| WASHINGTON, July 7
WASHINGTON, July 7 The New York Stock Exchange
and two prominent asset managers will call for reforms on
Tuesday to lower the cap on fees exchanges can charge brokers to
enter the market, according to prepared testimony reviewed by
The call for lowering so-called "access fees" is just one of
several reforms Intercontinental Exchange Chief
Executive Jeffrey Sprecher, Citadel CEO Kenneth Griffin and
Invesco global trading head Kevin Cronin will discuss before the
U.S. Senate Banking Committee.
Federal regulations governing "Reg NMS" stocks - essentially
securities not traded over the counter - currently impose a
maximum cap of 30 cents per 100 shares on what public exchanges
are able to charge brokers to access a stock quote.
Brokers who take liquidity away from exchanges are charged
this fee. Exchanges can in turn use those fees to reward brokers
that bring more liquidity to the market in the form of rebates,
in a pricing model known as "maker-taker."
"The current...access fee of 30 cents per 100 shares is now
significantly greater than the cost of providing matching
services by the exchanges and should be reduced to reflect the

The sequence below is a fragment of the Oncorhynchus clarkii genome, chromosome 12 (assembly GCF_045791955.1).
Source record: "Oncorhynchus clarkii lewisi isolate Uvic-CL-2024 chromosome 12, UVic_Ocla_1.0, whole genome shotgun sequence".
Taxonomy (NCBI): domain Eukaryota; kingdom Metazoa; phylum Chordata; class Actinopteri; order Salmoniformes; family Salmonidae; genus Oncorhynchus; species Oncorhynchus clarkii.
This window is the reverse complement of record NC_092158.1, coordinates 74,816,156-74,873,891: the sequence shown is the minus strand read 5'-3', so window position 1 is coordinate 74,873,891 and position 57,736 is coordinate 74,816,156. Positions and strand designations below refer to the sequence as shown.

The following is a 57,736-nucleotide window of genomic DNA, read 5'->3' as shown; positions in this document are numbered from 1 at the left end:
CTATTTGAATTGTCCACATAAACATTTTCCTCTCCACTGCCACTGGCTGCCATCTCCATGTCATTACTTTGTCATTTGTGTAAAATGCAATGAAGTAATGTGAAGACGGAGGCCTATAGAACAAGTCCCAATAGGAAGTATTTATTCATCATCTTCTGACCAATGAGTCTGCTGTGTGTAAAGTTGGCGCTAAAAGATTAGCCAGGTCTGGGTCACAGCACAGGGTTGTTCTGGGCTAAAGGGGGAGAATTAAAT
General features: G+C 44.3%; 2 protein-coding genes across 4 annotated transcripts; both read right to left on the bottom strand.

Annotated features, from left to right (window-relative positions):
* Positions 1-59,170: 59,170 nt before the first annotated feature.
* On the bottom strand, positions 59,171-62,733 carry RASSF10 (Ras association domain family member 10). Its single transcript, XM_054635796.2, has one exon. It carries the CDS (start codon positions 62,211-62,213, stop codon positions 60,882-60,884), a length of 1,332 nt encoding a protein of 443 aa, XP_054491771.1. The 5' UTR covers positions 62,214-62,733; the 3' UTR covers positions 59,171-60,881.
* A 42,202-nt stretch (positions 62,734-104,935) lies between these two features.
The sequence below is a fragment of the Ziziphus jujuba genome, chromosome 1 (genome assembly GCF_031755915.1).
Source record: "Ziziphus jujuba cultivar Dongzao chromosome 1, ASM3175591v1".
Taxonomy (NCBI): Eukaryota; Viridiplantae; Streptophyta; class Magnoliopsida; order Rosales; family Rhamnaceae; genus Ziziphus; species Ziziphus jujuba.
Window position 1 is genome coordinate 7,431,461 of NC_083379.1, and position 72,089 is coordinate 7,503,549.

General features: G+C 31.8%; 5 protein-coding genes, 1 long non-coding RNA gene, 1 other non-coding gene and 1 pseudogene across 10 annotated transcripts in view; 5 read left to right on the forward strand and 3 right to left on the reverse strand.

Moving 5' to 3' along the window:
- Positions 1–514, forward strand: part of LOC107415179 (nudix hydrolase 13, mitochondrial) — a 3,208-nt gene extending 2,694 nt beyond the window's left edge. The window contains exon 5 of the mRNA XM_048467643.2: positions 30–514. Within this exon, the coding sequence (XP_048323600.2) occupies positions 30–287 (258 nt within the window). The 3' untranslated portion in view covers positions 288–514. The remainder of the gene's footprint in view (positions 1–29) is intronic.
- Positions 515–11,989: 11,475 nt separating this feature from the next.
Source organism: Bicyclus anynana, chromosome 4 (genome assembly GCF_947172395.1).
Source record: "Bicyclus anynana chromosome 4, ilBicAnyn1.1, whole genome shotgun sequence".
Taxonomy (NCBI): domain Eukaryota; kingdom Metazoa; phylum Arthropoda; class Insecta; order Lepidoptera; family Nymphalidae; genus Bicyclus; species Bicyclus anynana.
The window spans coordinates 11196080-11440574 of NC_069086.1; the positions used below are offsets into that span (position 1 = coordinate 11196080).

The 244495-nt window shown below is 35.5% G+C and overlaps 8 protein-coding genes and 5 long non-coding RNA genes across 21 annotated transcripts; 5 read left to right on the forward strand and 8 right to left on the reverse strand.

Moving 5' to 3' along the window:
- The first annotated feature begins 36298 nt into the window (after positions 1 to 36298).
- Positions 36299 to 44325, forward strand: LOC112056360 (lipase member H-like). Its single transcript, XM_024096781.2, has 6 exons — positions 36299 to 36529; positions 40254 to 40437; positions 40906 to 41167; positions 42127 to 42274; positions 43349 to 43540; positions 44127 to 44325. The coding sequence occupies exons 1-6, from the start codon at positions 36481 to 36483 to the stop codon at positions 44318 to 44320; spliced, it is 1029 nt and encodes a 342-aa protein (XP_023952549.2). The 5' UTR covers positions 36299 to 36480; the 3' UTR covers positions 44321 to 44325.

current competitive reality," said Griffin.
The Senate Banking Committee's hearing on Tuesday was
primarily convened to focus on the role that high-speed traders
play in the equity markets, and whether they are putting some
investors at a disadvantage.
However, in recent weeks, the maker-taker model used by
exchanges has also come under scrutiny.
In another Senate hearing last month, a top official from
the NYSE called for banning the maker-taker model. On Tuesday,
Sprecher will reiterate this view, saying such rebates "add to
complexity and the appearance of conflicts of interest."
Cronin on Tuesday also plans to call for banning the
maker-taker model. However, Citadel and a few other Wall Street
executives will warn that completely scrapping the model goes
too far as they see the incentives it provides are beneficial.
"Exchange rebates encourage exchange and liquidity providers
to be more competitive," Griffin said.
He noted that reducing the maximum access fee would
"materially reduce exchange rebates."
Griffin added that access fee caps should also be expanded
to include other markets not governed by Reg NMS, a commonly
used abbreviation for the U.S. national market system.
(Additional reporting by Herbert Lash in New York; reporting by
Sarah N. Lynch; editing by Andrew Hay)